A Saddled Bay Hunter George Stubbs Buy Art Prints Now
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Tom Gurney BSc (Hons) is an art history expert with over 20 years experience
Published on June 19, 2020 / Updated on October 14, 2023
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A Saddled Bay Hunter is oil paint on oak by George Stubbs. It is believed that the painting was commissioned by Arthur Annesley who died in the year 1816.

The painting depicts a horse with cropped ears in accordance with contemporary fashion. The horse in the art is placed in a landscape of dock and mallow that grow in a shade of a clump of beautiful trees on the right-hand side of the painting. A Saddled Bay Hunter features a lake on the left-hand side, a church as well as a village on the far shore. The background in this painting is characteristic of George Stubbs’s landscape during his early years. Most of his early images depict horses and other animals with a groom, owner or jockey, but in his later images, the contents were often shown in solitude.

The primary materials involved in this particular painting include oil on oak. A Saddled Bay Hunter painting conveys the feeling of nobility and grandeur combined with the sense of realism. The unidentified bay horse in the art belongs to Arthur Annesley, the 9th Viscount Valentia. Most of his animal paintings, including the Saddled Bay Hunter, showed the contents in the pictures accompanied by a stable boy, a groom, a jockey and owner. The horse on the painting features cropped ears that rob the animal’s natural dignity. A Saddled Bay Hunter painting reflects the romantic idealism of early painting works, but it is lifted above sentimental by the intense observation and skilful composition that generate the gravitas that marks all of his artistic work.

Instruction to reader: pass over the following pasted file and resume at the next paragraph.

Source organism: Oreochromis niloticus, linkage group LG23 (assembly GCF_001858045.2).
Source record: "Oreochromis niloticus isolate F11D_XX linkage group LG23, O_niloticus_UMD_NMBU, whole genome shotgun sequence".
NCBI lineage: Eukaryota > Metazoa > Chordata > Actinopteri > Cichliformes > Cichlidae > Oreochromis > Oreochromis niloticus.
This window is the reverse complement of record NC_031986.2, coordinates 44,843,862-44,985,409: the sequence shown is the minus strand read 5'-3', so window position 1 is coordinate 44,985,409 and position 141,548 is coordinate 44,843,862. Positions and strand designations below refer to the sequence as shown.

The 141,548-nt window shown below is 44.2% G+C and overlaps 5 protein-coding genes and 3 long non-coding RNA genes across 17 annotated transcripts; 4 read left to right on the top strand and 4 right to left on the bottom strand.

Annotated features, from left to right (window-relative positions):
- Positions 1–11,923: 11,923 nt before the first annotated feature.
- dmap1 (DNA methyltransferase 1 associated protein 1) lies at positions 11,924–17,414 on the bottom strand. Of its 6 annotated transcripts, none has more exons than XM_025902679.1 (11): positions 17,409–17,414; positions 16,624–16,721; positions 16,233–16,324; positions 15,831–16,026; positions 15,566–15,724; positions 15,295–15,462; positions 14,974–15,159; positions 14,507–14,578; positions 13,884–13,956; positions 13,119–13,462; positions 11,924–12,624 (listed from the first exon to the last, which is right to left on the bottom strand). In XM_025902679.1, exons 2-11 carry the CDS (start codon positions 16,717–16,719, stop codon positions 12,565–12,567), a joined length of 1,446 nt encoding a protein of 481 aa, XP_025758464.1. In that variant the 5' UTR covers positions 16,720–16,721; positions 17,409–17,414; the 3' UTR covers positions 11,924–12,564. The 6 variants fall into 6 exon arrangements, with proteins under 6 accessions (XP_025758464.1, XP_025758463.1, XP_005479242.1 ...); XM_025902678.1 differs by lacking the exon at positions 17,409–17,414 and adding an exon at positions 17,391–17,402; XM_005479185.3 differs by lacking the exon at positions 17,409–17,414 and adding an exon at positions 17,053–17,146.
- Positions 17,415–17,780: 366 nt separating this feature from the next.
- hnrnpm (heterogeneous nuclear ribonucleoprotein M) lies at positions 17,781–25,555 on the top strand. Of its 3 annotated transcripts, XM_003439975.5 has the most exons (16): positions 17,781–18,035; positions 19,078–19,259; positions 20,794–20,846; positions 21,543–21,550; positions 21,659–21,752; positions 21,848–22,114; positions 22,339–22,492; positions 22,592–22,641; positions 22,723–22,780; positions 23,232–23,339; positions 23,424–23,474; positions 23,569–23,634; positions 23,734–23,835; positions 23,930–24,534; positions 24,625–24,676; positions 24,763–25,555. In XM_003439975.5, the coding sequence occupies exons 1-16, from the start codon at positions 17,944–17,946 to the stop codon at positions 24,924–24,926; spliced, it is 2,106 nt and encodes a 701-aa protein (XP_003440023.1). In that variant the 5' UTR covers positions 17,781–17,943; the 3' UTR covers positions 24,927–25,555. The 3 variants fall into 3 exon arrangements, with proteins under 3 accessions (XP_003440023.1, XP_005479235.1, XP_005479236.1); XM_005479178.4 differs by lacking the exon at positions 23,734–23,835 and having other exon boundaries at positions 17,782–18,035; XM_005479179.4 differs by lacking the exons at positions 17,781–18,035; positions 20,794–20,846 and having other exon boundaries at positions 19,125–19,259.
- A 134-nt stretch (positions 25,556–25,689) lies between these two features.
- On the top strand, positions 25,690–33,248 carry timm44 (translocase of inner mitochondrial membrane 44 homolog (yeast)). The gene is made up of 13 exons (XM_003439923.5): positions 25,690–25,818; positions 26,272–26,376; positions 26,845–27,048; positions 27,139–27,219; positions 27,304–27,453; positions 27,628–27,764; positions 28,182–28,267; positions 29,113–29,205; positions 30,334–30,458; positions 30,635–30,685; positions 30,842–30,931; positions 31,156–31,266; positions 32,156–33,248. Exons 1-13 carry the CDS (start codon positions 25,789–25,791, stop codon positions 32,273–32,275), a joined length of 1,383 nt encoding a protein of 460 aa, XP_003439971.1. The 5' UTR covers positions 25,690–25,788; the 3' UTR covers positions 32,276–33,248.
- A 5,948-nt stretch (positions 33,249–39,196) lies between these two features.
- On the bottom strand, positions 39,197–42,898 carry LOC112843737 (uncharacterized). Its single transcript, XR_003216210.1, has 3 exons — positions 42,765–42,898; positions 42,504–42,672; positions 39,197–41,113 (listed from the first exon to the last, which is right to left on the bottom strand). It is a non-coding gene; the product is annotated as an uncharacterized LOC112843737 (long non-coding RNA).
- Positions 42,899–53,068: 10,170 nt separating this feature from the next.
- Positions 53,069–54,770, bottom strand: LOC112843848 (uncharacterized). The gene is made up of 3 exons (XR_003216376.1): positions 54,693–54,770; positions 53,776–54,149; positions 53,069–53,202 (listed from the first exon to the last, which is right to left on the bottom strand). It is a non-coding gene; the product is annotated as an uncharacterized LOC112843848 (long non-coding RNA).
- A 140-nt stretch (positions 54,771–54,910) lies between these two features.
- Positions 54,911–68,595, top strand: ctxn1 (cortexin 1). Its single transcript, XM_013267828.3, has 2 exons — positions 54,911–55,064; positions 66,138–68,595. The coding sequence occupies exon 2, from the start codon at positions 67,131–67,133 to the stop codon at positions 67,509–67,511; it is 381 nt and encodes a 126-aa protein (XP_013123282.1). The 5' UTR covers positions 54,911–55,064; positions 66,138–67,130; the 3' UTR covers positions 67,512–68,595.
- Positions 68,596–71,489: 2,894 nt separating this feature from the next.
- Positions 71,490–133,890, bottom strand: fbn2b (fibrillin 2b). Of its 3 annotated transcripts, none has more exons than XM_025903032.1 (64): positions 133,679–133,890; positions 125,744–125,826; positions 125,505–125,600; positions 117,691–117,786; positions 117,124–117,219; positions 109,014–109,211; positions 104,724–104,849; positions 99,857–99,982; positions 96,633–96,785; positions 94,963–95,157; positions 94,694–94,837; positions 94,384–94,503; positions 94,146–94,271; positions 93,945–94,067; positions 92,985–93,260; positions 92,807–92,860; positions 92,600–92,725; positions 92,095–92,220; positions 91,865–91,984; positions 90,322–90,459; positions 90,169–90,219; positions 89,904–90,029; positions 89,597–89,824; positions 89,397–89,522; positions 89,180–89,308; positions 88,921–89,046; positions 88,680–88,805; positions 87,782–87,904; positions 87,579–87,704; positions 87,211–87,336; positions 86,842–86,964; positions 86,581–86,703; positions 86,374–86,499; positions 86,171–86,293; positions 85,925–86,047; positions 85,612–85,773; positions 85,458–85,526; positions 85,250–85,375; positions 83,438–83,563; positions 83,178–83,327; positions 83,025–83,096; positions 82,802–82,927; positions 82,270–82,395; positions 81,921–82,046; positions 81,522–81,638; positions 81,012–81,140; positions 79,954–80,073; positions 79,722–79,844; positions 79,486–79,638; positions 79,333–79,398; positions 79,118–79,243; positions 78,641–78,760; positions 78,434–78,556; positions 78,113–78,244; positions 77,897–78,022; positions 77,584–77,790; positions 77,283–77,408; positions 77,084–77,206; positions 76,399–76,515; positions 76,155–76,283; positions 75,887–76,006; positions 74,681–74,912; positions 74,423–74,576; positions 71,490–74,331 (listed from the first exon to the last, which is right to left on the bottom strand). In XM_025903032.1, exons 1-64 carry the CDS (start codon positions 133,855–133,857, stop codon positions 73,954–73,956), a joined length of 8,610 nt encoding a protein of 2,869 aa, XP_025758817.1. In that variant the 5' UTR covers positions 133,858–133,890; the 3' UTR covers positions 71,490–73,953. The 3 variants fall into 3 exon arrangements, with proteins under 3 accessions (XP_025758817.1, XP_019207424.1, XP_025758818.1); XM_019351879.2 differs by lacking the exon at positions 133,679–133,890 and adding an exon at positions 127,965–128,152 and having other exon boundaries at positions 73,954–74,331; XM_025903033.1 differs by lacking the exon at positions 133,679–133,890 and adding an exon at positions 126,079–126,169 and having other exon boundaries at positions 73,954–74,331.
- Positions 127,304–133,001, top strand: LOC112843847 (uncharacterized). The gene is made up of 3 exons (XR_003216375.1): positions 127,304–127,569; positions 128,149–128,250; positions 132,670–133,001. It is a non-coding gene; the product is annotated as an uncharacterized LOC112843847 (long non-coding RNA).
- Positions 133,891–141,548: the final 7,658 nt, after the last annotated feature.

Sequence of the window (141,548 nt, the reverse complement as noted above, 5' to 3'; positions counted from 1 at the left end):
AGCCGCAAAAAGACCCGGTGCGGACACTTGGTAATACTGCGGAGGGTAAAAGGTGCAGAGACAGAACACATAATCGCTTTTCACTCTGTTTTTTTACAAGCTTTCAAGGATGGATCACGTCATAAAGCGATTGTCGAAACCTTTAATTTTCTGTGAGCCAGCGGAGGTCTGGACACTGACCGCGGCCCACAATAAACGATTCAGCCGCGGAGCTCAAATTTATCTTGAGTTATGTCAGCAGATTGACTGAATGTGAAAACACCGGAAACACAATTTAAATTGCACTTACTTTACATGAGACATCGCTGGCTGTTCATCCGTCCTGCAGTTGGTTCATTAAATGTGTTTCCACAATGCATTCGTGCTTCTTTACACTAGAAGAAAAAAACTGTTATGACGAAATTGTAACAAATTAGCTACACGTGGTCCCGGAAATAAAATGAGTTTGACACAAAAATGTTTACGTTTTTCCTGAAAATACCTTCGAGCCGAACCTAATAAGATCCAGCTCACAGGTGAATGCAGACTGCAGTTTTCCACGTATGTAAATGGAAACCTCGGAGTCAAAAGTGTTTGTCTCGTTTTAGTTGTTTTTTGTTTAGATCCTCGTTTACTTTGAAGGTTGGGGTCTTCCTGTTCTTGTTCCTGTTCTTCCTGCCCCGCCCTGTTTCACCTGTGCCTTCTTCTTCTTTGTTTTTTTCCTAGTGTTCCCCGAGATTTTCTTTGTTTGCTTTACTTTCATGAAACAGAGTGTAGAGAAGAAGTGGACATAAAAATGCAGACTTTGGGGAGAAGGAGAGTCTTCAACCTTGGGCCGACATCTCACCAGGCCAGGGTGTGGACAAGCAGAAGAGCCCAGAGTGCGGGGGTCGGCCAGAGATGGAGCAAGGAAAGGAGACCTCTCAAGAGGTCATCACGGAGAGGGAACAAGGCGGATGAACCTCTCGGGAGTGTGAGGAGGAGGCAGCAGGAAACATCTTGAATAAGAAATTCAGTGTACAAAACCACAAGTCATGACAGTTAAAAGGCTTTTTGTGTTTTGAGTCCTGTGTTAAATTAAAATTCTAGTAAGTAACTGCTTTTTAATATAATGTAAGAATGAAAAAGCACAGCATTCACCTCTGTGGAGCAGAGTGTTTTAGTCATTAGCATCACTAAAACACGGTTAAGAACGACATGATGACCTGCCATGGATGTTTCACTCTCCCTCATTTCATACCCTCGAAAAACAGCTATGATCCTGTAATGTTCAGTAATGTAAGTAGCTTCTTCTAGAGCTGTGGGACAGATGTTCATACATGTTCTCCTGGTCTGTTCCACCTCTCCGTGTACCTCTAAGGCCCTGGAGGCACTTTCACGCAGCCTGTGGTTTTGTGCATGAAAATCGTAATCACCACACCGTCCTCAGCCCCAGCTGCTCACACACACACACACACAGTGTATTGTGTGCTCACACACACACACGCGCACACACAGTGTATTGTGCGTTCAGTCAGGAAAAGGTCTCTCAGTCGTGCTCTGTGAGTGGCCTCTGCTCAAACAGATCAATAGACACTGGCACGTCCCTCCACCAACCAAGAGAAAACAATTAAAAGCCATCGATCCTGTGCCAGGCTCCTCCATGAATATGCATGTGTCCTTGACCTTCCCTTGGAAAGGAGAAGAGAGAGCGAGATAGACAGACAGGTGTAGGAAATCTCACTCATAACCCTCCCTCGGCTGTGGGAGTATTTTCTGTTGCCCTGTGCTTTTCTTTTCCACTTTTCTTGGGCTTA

Just like A Saddled Bay Hunter, most of his paintings incorporate horses into landscapes by utilizing subtle counter-change techniques and tones to integrate the animals with the background. In this painting, George Stubbs contracts the light profiles of the brown horses against the dark cloud to counterbalance the profiles of the chestnut mares against the bright sky.

The tonal exchange in this painting is mirrored in the layout where the available dark forms of trees echo the bright clouds. In most of his pictures, including A Saddled Bay Hunter, George Stubbs is known to paint the horses first and then their backgrounds later. The horses and backgrounds demanded much attention from him, but he executed them with superb skills.